I gave you my own name, and we shared it for fourteen days . . .
The Mayfair was over, the lights turned off, the bran tub emptied, the decorations taken down and locked in cupboards safely. The bouncy castle stood still, awaiting the workmen who would remove it tomorrow. The gates to the schoolyard were shut, and the sentry assumed duty. No one saw the boy in black . . .
My son saw women peel their skin from their bones and burn their bodies out like cane fire before bed . . .
Naga raced across the floor. She knew if she crawled, the pebbles would dig into her skin and make her sore. She made for the nearest pole and climbed to the highest rafter, where she curled up and watched the man on the crocus-sack mattress, grunting and writhing . . .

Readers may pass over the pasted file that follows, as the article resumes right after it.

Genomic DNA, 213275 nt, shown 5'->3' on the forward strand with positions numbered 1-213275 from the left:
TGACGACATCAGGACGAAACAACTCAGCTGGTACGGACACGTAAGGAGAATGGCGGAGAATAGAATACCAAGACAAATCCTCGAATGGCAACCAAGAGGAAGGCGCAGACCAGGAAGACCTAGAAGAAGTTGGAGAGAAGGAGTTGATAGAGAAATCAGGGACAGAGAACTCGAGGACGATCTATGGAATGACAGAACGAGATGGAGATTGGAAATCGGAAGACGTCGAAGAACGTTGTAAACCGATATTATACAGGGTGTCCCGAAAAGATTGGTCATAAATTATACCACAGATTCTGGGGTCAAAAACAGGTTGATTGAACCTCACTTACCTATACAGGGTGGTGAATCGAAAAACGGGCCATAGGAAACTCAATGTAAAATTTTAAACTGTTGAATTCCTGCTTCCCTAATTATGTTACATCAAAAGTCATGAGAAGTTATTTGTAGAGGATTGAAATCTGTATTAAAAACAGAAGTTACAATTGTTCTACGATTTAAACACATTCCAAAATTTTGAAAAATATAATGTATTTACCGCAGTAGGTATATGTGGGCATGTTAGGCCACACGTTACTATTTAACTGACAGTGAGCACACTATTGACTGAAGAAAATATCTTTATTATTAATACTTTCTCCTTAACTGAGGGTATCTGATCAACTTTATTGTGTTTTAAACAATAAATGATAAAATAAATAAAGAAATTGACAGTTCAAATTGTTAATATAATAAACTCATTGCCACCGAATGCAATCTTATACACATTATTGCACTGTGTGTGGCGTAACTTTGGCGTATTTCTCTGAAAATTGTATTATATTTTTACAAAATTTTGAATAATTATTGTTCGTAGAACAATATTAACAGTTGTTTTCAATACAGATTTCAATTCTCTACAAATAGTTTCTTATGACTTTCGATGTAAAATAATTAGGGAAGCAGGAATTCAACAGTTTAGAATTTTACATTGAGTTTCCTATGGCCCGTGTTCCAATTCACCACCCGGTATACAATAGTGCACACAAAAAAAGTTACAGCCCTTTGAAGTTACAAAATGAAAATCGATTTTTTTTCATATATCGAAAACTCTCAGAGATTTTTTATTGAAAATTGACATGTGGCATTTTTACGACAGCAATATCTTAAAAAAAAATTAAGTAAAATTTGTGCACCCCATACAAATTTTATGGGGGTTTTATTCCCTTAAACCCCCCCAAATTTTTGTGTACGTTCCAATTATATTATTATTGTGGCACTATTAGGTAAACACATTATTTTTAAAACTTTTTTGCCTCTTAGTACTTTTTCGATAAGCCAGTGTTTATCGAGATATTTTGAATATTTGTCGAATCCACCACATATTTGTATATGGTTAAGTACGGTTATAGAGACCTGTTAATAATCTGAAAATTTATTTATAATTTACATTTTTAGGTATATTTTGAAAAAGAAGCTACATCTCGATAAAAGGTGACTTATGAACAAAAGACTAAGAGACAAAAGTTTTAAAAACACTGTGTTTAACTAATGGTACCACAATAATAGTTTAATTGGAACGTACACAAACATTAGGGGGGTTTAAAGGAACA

The rain stops now and I shake my head to fling the last drop off my big straw hat. It have a freezing trickle of water running down my arm, a silver ball escaping down to the tip of my finger. Forest rain does be like that: cold in the humidity, shining like hell when the light touch it . . .
It was hard to resist the lure of Miss Chantal. Her silky-smooth waist-length hair was as dark as her haunting round eyes, set a little too far apart in her heart-shaped face . . .
At night you lie awake, kept up by the sounds of running feet and children’s eerie laughter . . .
Men is stupid creatures, you know. Anyone ask, tell them La-La say that . . .